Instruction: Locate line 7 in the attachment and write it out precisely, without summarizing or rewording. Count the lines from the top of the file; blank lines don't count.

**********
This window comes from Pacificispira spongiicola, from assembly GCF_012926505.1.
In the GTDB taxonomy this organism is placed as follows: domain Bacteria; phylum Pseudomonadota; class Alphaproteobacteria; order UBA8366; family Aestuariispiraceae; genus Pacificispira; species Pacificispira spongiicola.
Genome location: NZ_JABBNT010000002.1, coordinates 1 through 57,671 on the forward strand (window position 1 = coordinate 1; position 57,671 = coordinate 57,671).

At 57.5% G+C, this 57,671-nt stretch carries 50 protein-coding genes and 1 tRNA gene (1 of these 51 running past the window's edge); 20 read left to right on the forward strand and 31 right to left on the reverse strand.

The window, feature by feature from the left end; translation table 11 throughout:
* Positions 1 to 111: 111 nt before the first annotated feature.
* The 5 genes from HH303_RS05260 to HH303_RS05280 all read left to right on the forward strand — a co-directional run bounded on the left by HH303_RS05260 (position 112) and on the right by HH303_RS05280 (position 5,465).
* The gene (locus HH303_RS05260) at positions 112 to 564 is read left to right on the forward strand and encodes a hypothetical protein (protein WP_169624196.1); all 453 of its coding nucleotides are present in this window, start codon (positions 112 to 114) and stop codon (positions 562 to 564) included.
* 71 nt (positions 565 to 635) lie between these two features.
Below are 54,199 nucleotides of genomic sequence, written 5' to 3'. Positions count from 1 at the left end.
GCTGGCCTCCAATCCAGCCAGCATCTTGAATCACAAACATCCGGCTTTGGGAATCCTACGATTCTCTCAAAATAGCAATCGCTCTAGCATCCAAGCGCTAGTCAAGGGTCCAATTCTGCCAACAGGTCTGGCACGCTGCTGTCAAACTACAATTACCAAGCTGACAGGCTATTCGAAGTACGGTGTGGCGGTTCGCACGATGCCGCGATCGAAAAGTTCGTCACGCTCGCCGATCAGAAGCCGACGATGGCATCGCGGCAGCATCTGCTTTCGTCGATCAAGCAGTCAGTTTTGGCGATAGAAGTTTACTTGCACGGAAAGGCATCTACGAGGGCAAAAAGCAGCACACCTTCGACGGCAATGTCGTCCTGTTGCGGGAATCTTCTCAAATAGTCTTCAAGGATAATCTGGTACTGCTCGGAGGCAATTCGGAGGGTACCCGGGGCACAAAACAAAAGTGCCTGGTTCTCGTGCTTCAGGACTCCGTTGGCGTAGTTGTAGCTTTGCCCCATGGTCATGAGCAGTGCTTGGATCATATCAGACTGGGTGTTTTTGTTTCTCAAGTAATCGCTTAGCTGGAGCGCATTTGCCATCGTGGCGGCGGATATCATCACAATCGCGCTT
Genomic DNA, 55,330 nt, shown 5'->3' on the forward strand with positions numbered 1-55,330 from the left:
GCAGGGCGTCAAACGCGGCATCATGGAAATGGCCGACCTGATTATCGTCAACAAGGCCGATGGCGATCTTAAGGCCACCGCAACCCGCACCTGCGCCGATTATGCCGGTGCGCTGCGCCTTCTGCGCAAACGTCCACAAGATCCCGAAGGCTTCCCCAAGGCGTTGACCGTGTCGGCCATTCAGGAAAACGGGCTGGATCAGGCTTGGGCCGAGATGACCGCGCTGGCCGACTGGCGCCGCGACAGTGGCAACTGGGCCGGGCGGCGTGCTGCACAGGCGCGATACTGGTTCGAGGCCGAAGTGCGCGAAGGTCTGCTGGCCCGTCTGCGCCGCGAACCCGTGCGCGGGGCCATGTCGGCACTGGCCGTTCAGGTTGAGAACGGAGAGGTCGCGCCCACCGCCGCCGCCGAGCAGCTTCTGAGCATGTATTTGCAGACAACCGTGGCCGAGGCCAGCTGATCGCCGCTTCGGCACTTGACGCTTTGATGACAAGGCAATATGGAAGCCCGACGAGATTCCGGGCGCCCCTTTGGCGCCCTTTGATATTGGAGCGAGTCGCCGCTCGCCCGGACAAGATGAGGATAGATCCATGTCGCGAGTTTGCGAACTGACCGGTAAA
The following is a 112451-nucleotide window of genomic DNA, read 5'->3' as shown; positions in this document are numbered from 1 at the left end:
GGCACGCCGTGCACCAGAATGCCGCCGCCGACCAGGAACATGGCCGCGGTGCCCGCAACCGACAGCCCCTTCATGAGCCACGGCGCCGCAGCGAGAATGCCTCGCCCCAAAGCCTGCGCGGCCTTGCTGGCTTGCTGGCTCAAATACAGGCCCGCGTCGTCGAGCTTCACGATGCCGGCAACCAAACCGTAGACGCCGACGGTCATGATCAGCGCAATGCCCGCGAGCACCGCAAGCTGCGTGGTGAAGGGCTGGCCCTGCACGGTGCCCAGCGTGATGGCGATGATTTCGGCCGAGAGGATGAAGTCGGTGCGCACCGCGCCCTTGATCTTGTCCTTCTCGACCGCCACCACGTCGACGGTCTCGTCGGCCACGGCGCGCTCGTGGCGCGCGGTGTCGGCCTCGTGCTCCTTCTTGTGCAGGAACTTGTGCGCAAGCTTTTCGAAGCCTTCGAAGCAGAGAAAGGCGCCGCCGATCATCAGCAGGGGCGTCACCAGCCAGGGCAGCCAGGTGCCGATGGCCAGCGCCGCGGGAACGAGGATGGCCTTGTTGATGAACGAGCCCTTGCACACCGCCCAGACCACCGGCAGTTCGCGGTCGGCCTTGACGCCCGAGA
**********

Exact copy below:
* The 5 genes from HH303_RS05260 to HH303_RS05280 all read left to right on the forward strand — a co-directional run bounded on the left by HH303_RS05260 (position 112) and on the right by HH303_RS05280 (position 5,465).